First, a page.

LEMON: Right.

BURNETT: But he did say that while many people can't fit in the church, they're going to put a jumbotron (ph) outside the church in Newark which as you know is a little tiny street so that members of the public could come, which obviously is not what most people want, but they will have that for people to participate, so we will see if they end up adding another and much larger platform as well. All right, Don, thanks so much --


LEMON: I think what they wanted --

BURNETT: Go ahead.

LEMON: I think what they wanted was some sort of ceremony like the Staple Center for Michael Jackson --


LEMON: -- and apparently now at least at this point, Erin, it is not going to happen.

BURNETT: That's right. All right, well absolutely. Thanks very much, Don Lemon, for that reporting there. You have the very latest on when we might know how Whitney Houston really died. But now let's talk about how her death will be commemorated and celebrated. Obviously, admired and loved by millions around the world. You heard from Don how a lot of people are going to be frustrated that they can't participate, but on Saturday her closest friends and family will celebrate her lift at The New Hope Baptist Church in Newark, New Jersey. It's the first place that anyone heard a young Whitney Houston's voice as she sang in the choir. I went to the small parish church earlier today and spoke to Pastor Joe Carter who shared his thoughts about the late pop star, and what he's planning for Saturday.


PASTOR JOE CARTER, THE NEW HOPE BAPTIST CHURCH: I pray -- I pray that we can honor her the way she deserves it on Saturday.

BURNETT: And you were saying it is something that African- Americans get right? You know how to -- you know how to grieve.

CARTER: Yes, I really believe that we know how to mourn. We know how to grieve. We know how to get it out and in a way of hope, in a way of joy. The Christian faith teaches that death is not the end, and so we know how to look forward to the next life, and celebrate here on what is coming up ahead. BURNETT: So, what you are putting together the service now.


BURNETT: What are you putting together? And what is going to happen and who is going to sing?

CARTER: Well I would love to answer who is going to sing. I just would say everybody that has a great, great voice. We are hearing a lot of entertainers who are going to be here, and we are excited. The family really has put together a program that is going to be musical, be happy, be joyful and really give the kind of feel to congregation and those there that I think Whitney would want to be remembered by.

BURNETT: And you have known Whitney now for a long time?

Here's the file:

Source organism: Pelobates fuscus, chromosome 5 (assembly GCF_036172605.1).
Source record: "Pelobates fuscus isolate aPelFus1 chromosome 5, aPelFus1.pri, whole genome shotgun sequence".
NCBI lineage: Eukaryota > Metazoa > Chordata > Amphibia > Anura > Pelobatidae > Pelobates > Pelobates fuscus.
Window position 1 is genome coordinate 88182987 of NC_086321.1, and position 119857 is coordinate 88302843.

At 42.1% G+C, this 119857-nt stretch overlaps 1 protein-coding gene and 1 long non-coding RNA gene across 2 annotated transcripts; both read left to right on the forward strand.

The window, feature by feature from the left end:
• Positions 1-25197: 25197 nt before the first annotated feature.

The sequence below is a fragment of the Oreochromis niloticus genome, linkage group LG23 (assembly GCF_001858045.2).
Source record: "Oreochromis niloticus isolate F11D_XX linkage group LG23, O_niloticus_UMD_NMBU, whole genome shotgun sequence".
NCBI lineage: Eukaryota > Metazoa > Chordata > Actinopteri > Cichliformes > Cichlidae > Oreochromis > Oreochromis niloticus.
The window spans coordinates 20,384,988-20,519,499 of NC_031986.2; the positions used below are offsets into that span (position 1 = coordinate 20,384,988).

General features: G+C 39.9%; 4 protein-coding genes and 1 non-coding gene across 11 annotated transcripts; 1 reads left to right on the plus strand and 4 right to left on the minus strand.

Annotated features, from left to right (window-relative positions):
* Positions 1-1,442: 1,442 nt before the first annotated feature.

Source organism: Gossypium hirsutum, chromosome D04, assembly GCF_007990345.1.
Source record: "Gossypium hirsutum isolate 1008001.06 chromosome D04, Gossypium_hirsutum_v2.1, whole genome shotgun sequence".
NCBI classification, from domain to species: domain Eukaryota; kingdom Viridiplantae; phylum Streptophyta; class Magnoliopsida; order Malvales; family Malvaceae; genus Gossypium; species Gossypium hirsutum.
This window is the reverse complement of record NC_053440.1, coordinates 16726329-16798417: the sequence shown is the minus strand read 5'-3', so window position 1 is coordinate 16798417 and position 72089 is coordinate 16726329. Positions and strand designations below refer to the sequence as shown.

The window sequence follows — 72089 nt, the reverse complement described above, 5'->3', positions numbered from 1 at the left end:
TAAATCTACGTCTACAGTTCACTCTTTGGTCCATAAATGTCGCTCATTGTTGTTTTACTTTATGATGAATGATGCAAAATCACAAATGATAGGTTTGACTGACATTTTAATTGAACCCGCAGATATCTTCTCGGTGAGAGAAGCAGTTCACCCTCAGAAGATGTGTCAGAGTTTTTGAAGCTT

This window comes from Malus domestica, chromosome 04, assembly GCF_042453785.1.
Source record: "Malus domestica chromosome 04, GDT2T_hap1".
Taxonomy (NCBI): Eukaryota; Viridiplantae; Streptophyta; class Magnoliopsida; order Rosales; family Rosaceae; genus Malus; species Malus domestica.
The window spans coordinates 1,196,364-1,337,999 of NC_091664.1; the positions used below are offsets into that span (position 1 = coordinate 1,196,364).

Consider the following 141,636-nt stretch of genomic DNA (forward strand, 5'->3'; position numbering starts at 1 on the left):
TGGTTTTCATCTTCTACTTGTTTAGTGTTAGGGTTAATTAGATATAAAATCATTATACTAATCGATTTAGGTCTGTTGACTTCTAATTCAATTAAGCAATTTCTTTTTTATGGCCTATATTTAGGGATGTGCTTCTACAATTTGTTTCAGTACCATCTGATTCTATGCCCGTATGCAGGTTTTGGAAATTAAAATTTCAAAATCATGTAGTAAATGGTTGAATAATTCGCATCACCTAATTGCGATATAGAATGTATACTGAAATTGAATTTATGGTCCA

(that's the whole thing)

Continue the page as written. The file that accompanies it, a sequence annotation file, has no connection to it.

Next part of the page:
CARTER: About since '93, yes.

BURNETT: What -- do you remember the first time you met her?

CARTER: Yes, yes. And you have got to remember I was a teenager when she came out, so I was --


CARTER: -- I was a big fan --

BURNETT: You were star struck?

CARTER: Yes, (INAUDIBLE) as a preacher not to be star struck, but it was an amazing moment. I actually met her in church on an Easter Sunday morning singing in the sanctuary and that was -- I will never forget it. I thought she could sing before I heard her in person, and the conviction and strength of her voice was just phenomenal. I will never forget it.

BURNETT: And she came every year to church, usually around the holiday times?

CARTER: At one time, it was kind of like around the high (ph) Sundays, but she never, never forgot her church. She always made sure she let us know she loves us and remembered us.

BURNETT: What did she sing?

CARTER: Well, she sang a song "He would not come down from the cross" and it was a song that when Whitney came, you would expect to hear.

BURNETT: She sang the same song --

CARTER: Yes, most of the time she sang that song. Most of the members of the church remember her in the recent past of singing that particular song here.

BURNETT: And you said she had not been recently to the church?

CARTER: No, I haven't seen her in a little while. It has been a couple of years.

BURNETT: All of the talk out there about what happened to her, what state she was in, did you ever see any of the times you saw her, any sign of that?

CARTER: No, no, not me personally. Every time I saw her she was just happy, joking around, just, you know, upbeat.

BURNETT: You spent some time I know with the family getting the program together --


BURNETT: -- the service together. How is her mother?

CARTER: Well, she's hurting. She's grieving of course, but Cissy Houston is a woman of strong faith. She actually was testifying about how God had been so good to her to this point and how she said He's not going to leave her now and I was there to lift her spirits and she ended up lifting mine. It's just an amazing testimony of the grace of God.


BURNETT: Well, Reverend Carter also told me when we were there we went into the sanctuary which is what they call the part of the church where people are going to be for the service, saying about 1,500 people would be sitting there. They were counting the seats. And I can also report tonight who will be delivering the eulogy.